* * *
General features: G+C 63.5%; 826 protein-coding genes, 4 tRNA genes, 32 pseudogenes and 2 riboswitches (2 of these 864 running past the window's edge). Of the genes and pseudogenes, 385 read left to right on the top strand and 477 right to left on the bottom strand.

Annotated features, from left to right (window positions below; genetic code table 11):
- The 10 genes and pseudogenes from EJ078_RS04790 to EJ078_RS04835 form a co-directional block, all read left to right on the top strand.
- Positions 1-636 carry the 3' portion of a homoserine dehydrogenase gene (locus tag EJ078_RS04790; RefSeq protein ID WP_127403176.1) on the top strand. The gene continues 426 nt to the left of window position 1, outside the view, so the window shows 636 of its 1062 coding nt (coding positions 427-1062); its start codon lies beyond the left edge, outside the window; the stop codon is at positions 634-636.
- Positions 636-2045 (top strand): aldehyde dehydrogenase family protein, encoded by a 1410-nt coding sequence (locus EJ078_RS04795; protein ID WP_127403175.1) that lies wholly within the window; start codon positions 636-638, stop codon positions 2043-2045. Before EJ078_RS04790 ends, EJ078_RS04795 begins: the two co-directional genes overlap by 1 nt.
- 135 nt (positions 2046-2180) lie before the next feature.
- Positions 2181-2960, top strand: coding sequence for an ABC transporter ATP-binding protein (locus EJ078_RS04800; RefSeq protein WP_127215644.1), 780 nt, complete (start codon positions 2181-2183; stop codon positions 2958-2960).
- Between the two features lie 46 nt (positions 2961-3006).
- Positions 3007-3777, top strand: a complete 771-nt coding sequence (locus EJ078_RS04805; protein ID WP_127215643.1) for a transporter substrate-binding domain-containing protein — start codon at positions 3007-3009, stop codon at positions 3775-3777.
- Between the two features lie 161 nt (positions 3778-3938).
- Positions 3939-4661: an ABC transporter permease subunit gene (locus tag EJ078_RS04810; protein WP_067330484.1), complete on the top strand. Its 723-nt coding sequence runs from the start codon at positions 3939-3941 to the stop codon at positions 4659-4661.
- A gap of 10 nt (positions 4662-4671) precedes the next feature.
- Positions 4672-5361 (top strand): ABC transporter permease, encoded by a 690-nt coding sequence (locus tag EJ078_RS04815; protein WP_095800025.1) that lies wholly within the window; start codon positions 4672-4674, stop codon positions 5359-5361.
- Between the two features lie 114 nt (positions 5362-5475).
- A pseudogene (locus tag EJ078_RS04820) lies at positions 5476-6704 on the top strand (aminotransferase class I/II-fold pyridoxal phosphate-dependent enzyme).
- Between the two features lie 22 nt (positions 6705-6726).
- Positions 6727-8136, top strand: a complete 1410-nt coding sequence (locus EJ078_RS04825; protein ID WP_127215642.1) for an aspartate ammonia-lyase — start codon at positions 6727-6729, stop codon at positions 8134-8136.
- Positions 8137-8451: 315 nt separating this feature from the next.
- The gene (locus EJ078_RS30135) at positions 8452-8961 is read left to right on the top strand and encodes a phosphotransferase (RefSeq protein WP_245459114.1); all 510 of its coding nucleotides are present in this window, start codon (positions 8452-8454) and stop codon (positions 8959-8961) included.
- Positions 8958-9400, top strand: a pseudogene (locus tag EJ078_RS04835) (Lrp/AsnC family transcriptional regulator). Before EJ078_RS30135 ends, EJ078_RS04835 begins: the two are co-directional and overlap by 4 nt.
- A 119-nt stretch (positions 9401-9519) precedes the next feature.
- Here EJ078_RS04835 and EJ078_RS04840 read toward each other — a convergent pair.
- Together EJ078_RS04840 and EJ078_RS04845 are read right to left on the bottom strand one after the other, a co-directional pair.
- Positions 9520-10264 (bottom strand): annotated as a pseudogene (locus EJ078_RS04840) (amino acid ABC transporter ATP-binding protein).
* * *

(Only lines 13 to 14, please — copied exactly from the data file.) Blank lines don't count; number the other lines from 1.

- Positions 4672-5361 (top strand): ABC transporter permease, encoded by a 690-nt coding sequence (locus tag EJ078_RS04815; protein WP_095800025.1) that lies wholly within the window; start codon positions 4672-4674, stop codon positions 5359-5361.
- Between the two features lie 114 nt (positions 5362-5475).